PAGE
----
I was quite fond of L’Engle’s A Wrinkle In Time as a child, though as an adult, I couldn’t remember which book it was that I read that had those elements in the story that I loved. I remembered scenes and images I’d created in my mind, but couldn’t remember what book it came from.
While working on a “New Realms” display, I was recommended by my boss to include A Wrinkle in Time. That sparked a memory and a nagging feeling that this was the book that contained the vague elements I remembered.
I then decided to reread it, and discovered that the book was the book that I had been searching for and that is part of a quintet series! Imagine my excitement! Thus my L’Engle Flamingle officially began.
My brief review of A Wrinkle in Time can be found under my ‘Battle of the Books Results’ post (yet to be posted).
So here I’ll start with A Wind in the Door: 3.5 stars.
Meg and Calvin meet a cherubim, Proginoskes, and go on another epic journey, but this time to save Charles Wallace from being Xed (extinguished, or killed) by the Echthros (Monsters of Nothingness). Accompanied by Mr. Jenkins, the unlikely quartet finds themselves inside one of Charles Wallaces mitochondrion where they try to convince Sporos, a farandolae (a being that lives in mitochondria) to mature and help the mitochondria to survive. In the end, Progo sacrifices himself to save everyone else and Charles Wallace lives.
“The Echthroi are those who hate, those who would keep you from being Named, who would un-Name you. It is the nature of love to create. It is the nature of hate to destroy.”
After starting A Wind in the Door, several of questions came to mind that I believe were left unanswered from A Wrinkle in time. Such as “What the hell exactly happened? Did IT get vanquished? Does the darkness still cover Earth? Did I overlook an entire explanation? Also, what the heck happened to the Echthroi?”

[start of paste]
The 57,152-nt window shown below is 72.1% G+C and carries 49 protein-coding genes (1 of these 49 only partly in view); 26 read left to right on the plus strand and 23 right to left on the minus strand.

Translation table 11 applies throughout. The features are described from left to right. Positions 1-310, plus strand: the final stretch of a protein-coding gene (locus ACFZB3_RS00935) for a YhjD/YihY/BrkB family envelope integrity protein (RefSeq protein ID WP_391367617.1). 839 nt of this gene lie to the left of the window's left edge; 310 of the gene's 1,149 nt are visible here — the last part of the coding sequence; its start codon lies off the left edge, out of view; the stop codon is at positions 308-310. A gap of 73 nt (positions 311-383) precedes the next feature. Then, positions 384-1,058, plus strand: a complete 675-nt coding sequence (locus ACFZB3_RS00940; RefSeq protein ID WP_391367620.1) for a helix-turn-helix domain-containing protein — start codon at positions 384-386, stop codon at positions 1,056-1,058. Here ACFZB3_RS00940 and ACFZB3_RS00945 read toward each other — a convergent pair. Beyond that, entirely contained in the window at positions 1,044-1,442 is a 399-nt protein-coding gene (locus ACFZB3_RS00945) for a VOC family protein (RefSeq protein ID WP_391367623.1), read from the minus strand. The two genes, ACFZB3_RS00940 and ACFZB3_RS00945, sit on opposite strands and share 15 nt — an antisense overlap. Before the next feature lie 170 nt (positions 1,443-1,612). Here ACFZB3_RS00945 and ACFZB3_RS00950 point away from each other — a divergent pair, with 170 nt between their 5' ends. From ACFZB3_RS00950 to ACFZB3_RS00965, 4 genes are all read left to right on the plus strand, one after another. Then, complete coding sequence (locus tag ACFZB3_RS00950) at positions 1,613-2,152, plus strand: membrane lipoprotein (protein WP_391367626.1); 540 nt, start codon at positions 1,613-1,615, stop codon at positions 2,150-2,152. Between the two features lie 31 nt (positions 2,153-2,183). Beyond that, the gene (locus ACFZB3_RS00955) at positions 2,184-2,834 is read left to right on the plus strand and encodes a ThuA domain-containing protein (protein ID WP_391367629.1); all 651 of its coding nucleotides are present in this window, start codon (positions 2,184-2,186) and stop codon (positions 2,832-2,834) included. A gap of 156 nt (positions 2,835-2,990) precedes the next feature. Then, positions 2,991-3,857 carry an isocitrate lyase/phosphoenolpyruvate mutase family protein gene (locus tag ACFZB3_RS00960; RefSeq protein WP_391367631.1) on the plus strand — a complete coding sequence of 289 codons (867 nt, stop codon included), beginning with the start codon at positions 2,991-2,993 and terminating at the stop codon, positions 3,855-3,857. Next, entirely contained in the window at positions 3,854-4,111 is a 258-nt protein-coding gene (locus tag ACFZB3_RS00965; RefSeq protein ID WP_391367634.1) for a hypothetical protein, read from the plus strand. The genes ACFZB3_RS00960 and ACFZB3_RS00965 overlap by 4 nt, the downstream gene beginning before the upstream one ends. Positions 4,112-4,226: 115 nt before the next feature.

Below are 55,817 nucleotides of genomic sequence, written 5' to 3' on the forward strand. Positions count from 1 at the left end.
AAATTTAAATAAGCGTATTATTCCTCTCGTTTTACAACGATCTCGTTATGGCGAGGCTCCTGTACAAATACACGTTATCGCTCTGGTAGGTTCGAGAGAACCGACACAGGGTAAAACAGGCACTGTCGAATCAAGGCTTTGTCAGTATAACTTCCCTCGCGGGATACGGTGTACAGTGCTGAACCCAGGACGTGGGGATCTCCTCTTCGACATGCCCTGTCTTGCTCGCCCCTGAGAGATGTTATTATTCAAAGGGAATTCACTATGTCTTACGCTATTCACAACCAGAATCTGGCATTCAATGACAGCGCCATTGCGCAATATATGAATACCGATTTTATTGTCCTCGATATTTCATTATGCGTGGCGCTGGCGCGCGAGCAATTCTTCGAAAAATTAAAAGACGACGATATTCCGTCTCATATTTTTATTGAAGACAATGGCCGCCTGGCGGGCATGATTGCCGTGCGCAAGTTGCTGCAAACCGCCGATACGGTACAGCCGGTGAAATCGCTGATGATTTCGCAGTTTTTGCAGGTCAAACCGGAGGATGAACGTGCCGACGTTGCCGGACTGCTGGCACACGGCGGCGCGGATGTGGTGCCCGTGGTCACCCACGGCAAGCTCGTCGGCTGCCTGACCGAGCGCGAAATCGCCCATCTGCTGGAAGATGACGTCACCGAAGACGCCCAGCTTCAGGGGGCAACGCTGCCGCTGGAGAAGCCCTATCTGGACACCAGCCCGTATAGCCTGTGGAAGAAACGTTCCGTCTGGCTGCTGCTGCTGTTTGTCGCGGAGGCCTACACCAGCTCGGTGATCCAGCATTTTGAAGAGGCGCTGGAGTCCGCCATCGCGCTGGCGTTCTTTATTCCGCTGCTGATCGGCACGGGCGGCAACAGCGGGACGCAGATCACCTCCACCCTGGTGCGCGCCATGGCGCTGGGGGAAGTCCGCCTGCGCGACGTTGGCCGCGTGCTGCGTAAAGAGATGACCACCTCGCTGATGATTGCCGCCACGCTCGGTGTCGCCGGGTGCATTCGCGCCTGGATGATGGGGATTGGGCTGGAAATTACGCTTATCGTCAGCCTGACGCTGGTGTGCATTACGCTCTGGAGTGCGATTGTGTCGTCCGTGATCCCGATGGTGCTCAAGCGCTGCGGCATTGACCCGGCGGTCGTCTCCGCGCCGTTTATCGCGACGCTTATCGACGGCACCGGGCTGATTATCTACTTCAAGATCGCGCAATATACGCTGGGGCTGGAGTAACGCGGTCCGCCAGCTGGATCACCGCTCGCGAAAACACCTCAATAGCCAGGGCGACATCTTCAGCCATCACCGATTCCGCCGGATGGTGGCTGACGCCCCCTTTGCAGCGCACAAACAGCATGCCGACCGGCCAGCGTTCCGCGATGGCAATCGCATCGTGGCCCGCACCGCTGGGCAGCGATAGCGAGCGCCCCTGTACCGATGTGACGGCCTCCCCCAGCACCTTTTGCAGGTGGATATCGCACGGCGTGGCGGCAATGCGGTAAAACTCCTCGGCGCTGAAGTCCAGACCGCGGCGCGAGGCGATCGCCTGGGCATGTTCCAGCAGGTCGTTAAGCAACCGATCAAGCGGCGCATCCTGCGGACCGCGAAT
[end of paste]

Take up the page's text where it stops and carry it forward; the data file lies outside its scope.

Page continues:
I am still confused about these questions, though I do believe Earth is still covered in darkness due to the presence of the Echthros, but if anybody can provide me with some clarity, PLEASE comment and give my confused brain some resolution.
Throughout this section of the Murray’s life, I honed in on the fact that Meg is incapable of making decisions and handling situations on her own unless it is literally life or death. I am annoyed. In A Wrinkle in Time she expected her Father to fix all the problems, and in the mean time, Calvin. Now, in A Wind in the Door, she still depends on Calvin, is upset that her father can’t handle it for her since he’s on a business trip, tries to depend on Teacher to do everything, then clings to Progo. Talk about falling into the weak female stereotype. I understand she’s a terrified child, but nonetheless, I am annoyed by her character.
On a more positive side note, I love the Osmosis Jones vibes that L’Engle creates while Progo, Meg, Calvin, and Mr. Jenkins are inside of Charles Wallace’s cells trying to save his life.
I also love the mention of Calvin’s science experiment involving plants and love. The concept it simple, 3 plants, 1 placed in a horrible negative environment, it inevitably dies. The next placed in a neutral environment and given the basic necessities to live, it lives, but doesn’t thrive. The third is placed in a neutral environment, given the necessities, but is also spoken too, encouraged, and this plant thrives and grows above and beyond. This gives way to the belief that love and encouragement are the root of all.
Lastly, I found L’Engle’s ending quite appropriate. In wondering where Progo has gone after sacrificing himself to save Meg, Calvin, Charles Wallace, and Mr. Jenkins, a huge gust of wind comes through the door, blowing it open. I guess guardian angels really do exist, huh?